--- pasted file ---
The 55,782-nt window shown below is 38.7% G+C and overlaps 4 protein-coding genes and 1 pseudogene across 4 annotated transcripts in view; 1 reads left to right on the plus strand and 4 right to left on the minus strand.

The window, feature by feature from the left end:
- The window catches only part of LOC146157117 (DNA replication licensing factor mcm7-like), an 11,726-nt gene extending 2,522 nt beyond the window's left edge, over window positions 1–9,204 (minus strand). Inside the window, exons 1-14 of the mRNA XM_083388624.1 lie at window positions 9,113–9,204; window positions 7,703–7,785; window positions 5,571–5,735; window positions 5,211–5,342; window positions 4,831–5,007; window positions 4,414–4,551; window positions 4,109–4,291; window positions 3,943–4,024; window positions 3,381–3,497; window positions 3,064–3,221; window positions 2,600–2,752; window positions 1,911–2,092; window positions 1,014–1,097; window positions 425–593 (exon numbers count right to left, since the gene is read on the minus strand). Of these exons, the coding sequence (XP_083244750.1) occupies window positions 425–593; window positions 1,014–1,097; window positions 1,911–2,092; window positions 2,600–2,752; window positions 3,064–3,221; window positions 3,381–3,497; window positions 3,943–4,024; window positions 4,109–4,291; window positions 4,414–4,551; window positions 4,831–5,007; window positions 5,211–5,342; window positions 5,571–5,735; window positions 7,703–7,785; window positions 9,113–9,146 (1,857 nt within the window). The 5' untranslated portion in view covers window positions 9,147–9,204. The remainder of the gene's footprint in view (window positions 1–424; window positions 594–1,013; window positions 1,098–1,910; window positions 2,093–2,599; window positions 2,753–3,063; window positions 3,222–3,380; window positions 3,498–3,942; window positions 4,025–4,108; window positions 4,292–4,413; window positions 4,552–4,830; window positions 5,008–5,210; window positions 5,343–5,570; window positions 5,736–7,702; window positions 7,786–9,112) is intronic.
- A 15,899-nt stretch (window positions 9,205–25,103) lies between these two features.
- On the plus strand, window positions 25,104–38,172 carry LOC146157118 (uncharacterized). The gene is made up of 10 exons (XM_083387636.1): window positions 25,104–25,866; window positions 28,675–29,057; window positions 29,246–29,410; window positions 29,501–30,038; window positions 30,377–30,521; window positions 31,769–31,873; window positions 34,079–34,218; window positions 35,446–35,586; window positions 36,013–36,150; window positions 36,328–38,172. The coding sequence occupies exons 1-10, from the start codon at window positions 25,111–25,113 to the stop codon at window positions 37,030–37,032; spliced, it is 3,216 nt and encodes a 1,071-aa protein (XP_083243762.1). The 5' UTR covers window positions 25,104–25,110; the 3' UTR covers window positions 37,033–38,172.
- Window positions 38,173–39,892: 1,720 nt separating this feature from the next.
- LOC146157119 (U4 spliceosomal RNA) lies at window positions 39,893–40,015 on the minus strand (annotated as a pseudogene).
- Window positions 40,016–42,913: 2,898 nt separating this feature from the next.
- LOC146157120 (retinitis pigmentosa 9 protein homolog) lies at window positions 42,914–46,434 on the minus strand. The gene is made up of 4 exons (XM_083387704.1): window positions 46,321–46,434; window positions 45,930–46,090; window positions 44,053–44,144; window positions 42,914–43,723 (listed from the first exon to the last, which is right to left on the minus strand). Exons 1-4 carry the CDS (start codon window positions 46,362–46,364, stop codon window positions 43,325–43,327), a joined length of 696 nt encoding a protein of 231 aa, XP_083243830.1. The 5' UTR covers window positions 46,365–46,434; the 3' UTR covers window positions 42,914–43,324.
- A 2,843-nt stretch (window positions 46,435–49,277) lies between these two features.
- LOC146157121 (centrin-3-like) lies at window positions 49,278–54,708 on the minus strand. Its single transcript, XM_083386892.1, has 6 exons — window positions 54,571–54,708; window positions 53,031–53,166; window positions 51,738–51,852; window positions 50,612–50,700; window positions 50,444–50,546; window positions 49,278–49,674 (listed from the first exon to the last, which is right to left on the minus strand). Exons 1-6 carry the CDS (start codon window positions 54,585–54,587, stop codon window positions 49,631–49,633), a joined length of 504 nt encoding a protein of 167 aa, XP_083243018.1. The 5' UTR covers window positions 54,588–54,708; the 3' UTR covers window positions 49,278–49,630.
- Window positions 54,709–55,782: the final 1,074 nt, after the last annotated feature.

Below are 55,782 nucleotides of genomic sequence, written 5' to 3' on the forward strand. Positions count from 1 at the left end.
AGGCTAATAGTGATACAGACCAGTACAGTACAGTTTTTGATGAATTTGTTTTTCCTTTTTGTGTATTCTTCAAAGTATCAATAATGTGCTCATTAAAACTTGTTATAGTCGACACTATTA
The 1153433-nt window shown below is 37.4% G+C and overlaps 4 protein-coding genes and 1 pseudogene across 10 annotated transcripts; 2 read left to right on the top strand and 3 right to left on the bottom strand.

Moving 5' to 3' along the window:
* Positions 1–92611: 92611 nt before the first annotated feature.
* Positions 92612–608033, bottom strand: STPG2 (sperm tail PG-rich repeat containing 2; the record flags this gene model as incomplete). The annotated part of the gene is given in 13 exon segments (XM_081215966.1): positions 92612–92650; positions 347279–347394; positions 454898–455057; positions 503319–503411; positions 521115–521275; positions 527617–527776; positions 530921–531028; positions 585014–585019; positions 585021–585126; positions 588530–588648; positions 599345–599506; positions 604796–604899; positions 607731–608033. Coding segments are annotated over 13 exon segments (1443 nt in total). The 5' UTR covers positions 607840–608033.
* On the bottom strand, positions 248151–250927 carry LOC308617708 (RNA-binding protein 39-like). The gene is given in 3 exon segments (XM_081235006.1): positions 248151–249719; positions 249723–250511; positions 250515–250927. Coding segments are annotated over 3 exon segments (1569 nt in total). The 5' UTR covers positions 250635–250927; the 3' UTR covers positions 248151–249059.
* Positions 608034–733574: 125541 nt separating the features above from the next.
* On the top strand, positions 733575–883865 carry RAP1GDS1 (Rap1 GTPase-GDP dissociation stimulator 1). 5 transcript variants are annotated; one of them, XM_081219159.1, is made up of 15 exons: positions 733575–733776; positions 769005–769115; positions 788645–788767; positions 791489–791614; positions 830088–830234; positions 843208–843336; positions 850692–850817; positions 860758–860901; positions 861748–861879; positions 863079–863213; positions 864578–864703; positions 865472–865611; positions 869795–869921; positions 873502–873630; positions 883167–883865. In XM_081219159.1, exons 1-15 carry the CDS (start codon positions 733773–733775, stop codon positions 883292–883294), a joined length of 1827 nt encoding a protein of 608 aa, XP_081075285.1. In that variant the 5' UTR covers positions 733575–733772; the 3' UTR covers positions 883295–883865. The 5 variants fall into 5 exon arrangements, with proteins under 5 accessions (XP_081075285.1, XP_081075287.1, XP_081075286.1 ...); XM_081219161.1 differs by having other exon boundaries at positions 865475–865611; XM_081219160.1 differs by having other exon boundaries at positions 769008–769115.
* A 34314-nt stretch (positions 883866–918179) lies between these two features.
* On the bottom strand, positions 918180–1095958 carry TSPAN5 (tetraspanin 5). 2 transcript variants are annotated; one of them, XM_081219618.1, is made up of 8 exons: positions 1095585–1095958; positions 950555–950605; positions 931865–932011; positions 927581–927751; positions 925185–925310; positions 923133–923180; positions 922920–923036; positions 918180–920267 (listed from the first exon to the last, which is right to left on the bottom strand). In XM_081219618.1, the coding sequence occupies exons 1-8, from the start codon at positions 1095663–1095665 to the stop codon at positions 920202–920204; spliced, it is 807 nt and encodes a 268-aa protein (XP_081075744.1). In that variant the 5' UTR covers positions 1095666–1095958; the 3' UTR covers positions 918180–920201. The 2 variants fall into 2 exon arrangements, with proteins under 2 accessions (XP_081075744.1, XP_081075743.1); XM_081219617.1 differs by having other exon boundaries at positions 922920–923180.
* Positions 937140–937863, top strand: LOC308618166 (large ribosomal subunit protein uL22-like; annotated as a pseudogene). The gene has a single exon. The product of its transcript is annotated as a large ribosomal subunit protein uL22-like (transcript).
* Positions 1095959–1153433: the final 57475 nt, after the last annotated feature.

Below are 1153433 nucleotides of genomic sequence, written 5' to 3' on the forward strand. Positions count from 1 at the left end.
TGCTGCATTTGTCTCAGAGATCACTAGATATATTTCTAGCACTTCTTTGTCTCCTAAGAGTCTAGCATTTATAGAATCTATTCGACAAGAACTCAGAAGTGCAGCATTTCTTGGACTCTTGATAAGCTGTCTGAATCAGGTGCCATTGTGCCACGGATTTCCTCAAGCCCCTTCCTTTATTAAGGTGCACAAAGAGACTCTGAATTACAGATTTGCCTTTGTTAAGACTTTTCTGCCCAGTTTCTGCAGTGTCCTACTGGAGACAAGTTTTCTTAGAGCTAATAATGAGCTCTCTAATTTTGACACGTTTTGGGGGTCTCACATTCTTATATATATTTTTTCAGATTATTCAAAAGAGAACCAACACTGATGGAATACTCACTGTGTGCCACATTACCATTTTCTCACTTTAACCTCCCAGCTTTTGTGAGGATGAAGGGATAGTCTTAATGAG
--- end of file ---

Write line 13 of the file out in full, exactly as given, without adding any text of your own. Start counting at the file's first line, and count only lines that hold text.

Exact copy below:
Below are 55,782 nucleotides of genomic sequence, written 5' to 3' on the forward strand. Positions count from 1 at the left end.